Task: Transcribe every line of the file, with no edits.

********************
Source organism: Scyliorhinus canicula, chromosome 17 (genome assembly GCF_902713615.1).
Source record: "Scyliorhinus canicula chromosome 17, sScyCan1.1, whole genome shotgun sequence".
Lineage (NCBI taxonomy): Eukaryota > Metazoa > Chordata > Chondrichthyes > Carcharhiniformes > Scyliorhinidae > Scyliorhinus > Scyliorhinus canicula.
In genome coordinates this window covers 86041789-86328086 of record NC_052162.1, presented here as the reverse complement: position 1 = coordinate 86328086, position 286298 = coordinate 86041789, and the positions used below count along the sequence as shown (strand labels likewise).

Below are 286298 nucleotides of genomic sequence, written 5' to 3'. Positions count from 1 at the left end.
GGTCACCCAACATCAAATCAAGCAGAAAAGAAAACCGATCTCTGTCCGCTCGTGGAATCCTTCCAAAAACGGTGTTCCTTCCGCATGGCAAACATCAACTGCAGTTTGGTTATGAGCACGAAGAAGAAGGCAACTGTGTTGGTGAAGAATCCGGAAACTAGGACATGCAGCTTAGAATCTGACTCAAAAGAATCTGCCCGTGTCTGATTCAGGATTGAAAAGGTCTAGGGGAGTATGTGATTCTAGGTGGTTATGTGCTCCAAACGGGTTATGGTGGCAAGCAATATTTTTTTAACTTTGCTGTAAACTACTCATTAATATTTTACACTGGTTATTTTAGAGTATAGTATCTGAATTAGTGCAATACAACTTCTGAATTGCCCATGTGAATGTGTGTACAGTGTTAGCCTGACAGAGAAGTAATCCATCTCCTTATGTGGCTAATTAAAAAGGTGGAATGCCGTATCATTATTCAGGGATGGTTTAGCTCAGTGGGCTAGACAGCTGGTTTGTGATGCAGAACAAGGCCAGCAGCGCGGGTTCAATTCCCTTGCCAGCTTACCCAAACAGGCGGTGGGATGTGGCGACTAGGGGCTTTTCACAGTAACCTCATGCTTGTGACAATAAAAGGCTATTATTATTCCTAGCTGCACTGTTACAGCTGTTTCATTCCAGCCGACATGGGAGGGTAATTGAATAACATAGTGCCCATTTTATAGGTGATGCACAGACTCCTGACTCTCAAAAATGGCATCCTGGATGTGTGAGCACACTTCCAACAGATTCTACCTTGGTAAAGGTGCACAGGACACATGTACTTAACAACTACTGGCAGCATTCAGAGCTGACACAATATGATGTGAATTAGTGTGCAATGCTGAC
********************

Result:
Source organism: Scyliorhinus canicula, chromosome 17 (genome assembly GCF_902713615.1).
Source record: "Scyliorhinus canicula chromosome 17, sScyCan1.1, whole genome shotgun sequence".
Lineage (NCBI taxonomy): Eukaryota > Metazoa > Chordata > Chondrichthyes > Carcharhiniformes > Scyliorhinidae > Scyliorhinus > Scyliorhinus canicula.
In genome coordinates this window covers 86041789-86328086 of record NC_052162.1, presented here as the reverse complement: position 1 = coordinate 86328086, position 286298 = coordinate 86041789, and the positions used below count along the sequence as shown (strand labels likewise).

Below are 286298 nucleotides of genomic sequence, written 5' to 3'. Positions count from 1 at the left end.
GGTCACCCAACATCAAATCAAGCAGAAAAGAAAACCGATCTCTGTCCGCTCGTGGAATCCTTCCAAAAACGGTGTTCCTTCCGCATGGCAAACATCAACTGCAGTTTGGTTATGAGCACGAAGAAGAAGGCAACTGTGTTGGTGAAGAATCCGGAAACTAGGACATGCAGCTTAGAATCTGACTCAAAAGAATCTGCCCGTGTCTGATTCAGGATTGAAAAGGTCTAGGGGAGTATGTGATTCTAGGTGGTTATGTGCTCCAAACGGGTTATGGTGGCAAGCAATATTTTTTTAACTTTGCTGTAAACTACTCATTAATATTTTACACTGGTTATTTTAGAGTATAGTATCTGAATTAGTGCAATACAACTTCTGAATTGCCCATGTGAATGTGTGTACAGTGTTAGCCTGACAGAGAAGTAATCCATCTCCTTATGTGGCTAATTAAAAAGGTGGAATGCCGTATCATTATTCAGGGATGGTTTAGCTCAGTGGGCTAGACAGCTGGTTTGTGATGCAGAACAAGGCCAGCAGCGCGGGTTCAATTCCCTTGCCAGCTTACCCAAACAGGCGGTGGGATGTGGCGACTAGGGGCTTTTCACAGTAACCTCATGCTTGTGACAATAAAAGGCTATTATTATTCCTAGCTGCACTGTTACAGCTGTTTCATTCCAGCCGACATGGGAGGGTAATTGAATAACATAGTGCCCATTTTATAGGTGATGCACAGACTCCTGACTCTCAAAAATGGCATCCTGGATGTGTGAGCACACTTCCAACAGATTCTACCTTGGTAAAGGTGCACAGGACACATGTACTTAACAACTACTGGCAGCATTCAGAGCTGACACAATATGATGTGAATTAGTGTGCAATGCTGAC